AVERAGING ON MANIFOLDS BY EMBEDDING ALGORITHM

# Averaging on Manifolds by Embedding Algorithm

Petre Birtea*, Dan Comănescu* and Călin-Adrian Popa**
*Department of Mathematics, West University of Timişoara
Bd. V. Pârvan, No 4, 300223 Timişoara, România
birtea@math.uvt.ro, comanescu@math.uvt.ro
**Department of Computer Science, ”Politehnica” University of Timişoara
Bd. V. Pârvan, No 2, 300223 Timişoara, România
calin.popa@cs.upt.ro
###### Abstract

We will propose a new algorithm for finding critical points of cost functions defined on a differential manifold. We will lift the initial cost function to a manifold that can be embedded in a Riemannian manifold (Euclidean space) and will construct a vector field defined on the ambient space whose restriction to the embedded manifold is the gradient vector field of the lifted cost function. The advantage of this method is that it allows us to do computations in Cartesian coordinates instead of using local coordinates and covariant derivatives on the initial manifold. We will exemplify the algorithm in the case of averaging problems and will rediscover a few well known results that appear in literature.

MSC: 43A07, 49M05, 53B21, 58A05, 58E05.

Keywords: Averaging, Optimization, Distance functions, Rotations, Quaternions, Metriplectic dissipation, Gradient vector field.

## 1 Introduction

A problem which one frequently encounters in applications is to find an average for a finite set of sample points belonging to a manifold . A method to solve this problem is to write it as an optimization problem, more precisely to construct a cost function associated with this set of sample points and then the average is defined by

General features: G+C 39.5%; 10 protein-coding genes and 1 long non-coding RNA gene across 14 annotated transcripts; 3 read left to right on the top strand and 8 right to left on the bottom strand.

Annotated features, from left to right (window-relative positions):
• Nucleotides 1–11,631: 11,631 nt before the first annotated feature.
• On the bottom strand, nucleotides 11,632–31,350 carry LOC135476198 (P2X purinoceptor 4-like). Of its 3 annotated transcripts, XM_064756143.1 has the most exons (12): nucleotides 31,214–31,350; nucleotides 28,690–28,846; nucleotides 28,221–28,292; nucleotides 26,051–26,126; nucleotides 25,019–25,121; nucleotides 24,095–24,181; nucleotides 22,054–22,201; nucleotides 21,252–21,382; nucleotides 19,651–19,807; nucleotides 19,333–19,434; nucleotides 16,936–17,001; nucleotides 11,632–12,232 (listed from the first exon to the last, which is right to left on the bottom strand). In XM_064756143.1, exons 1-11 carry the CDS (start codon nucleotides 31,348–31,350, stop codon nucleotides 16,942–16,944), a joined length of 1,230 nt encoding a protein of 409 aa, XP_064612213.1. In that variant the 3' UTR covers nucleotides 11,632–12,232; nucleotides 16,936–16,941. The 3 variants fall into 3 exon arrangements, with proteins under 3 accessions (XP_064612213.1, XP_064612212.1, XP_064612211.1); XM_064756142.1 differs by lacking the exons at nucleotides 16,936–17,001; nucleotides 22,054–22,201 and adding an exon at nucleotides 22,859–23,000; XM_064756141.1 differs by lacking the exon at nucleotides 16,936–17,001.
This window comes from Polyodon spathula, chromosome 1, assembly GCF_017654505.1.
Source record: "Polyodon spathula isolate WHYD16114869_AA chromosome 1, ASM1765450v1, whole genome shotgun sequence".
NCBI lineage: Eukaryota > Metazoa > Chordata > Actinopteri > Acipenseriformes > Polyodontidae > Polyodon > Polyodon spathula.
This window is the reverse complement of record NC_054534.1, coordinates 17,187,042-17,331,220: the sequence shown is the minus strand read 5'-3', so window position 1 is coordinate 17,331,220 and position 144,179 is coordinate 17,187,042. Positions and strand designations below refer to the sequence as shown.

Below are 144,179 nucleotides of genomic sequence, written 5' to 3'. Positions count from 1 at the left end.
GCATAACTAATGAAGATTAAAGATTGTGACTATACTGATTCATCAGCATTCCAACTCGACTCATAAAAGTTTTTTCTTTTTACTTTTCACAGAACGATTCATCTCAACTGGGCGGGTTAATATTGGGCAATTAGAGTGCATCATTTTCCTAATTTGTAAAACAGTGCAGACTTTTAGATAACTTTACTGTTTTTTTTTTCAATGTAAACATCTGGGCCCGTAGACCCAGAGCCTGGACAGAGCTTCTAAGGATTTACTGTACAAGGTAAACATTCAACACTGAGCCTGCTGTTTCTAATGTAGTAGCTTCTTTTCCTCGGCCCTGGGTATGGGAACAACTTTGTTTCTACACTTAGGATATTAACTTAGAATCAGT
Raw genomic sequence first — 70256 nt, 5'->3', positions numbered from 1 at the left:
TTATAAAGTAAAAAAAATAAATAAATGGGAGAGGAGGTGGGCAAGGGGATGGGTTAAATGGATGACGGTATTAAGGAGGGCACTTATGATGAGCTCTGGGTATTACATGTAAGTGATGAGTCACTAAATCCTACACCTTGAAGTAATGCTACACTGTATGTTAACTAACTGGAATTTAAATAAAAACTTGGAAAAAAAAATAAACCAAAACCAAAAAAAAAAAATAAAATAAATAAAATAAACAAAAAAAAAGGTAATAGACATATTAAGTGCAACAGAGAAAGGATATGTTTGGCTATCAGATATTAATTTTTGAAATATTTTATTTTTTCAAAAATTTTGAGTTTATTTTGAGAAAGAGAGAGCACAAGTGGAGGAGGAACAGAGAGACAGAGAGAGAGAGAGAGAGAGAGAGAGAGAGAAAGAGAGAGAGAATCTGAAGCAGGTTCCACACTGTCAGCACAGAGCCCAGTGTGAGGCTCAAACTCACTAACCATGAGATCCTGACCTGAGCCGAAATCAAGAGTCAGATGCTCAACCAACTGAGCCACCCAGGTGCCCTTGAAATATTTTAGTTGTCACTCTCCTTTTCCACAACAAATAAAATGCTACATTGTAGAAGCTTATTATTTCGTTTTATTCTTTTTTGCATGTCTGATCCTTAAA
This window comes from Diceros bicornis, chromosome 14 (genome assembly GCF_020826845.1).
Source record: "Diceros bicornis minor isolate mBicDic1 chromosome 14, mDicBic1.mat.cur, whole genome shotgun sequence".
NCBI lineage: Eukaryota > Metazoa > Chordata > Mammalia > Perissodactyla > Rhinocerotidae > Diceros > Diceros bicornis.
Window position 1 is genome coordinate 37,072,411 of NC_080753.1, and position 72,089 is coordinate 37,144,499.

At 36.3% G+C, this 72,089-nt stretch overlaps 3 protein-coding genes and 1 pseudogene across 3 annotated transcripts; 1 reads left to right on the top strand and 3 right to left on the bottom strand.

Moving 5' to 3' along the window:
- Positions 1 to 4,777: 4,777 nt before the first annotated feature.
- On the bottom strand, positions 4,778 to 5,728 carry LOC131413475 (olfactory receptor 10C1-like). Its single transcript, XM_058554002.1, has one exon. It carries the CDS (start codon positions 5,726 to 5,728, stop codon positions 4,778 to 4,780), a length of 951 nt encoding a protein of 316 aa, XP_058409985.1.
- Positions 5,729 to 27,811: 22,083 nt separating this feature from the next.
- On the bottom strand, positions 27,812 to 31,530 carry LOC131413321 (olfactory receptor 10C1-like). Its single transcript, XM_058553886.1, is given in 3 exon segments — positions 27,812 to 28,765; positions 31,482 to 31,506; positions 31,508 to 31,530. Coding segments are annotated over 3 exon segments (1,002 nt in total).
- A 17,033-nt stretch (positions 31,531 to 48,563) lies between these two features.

argminy∈NGN(y).

Of special interest are the cost functions of least square type , where is a distance function on . The average of the set of sample points on the manifold is the set defined by

 argminy∈Nr∑i=1d2(y,yi).

When the function is differentiable, this is equivalent with solving the equation and with testing for which solutions the minimum value is attained. In order to write this equation we need the knowledge of a local system of coordinates on the manifold , a requirement that might be difficult to fulfill in many practical cases. Another problem that we may encounter with this approach is that the set of sample points might not be entirely included in the domain of a single local system of coordinates. One way to overcome these difficulties is to lift the problem on a simpler manifold .

Let be a surjective submersion. The lifted cost function is defined by . The set equality shows that it is sufficient to solve the equation on the simpler manifold and project these solutions on the manifold .

A way to solve this new problem is to endow with a Riemannian metric and compute the critical points of the gradient vector field and verify which one of them are local/global minima. We note that if is a critical point of the vector field , then it is a critical point of the vector field , where is any other Riemannian metric on . Although the manifold might have a simpler geometrical structure then the initial manifold , we still need a local system of coordinates or the knowledge of covariant derivatives on the manifold in order to be able to compute the critical points of the function , see , , , , , . To further avoid the use of Riemannian geometry of the manifold we will embed in a larger space .

In the current paper we propose a solution for finding the critical points of the lifted cost function by constructing a vector field on the ambient space (usually an Euclidean space), that is tangent to the submanifold and by also constructing a Riemannian metric on such that . Consequently, the critical points of the vector field (usually written in Cartesian coordinates) that belong to are critical points of the lifted cost function and their projection through the surjective submersion gives the critical points of the initial cost function . This construction will be illustrated in details for the averaging problem on the Lie group associated with four different cost functions. Among this functions we will study the cost functions. We will analyze and compare the averaging problems for and cases. The case have been studied before in the literature. We will show that the case differ from the case in a few important aspects.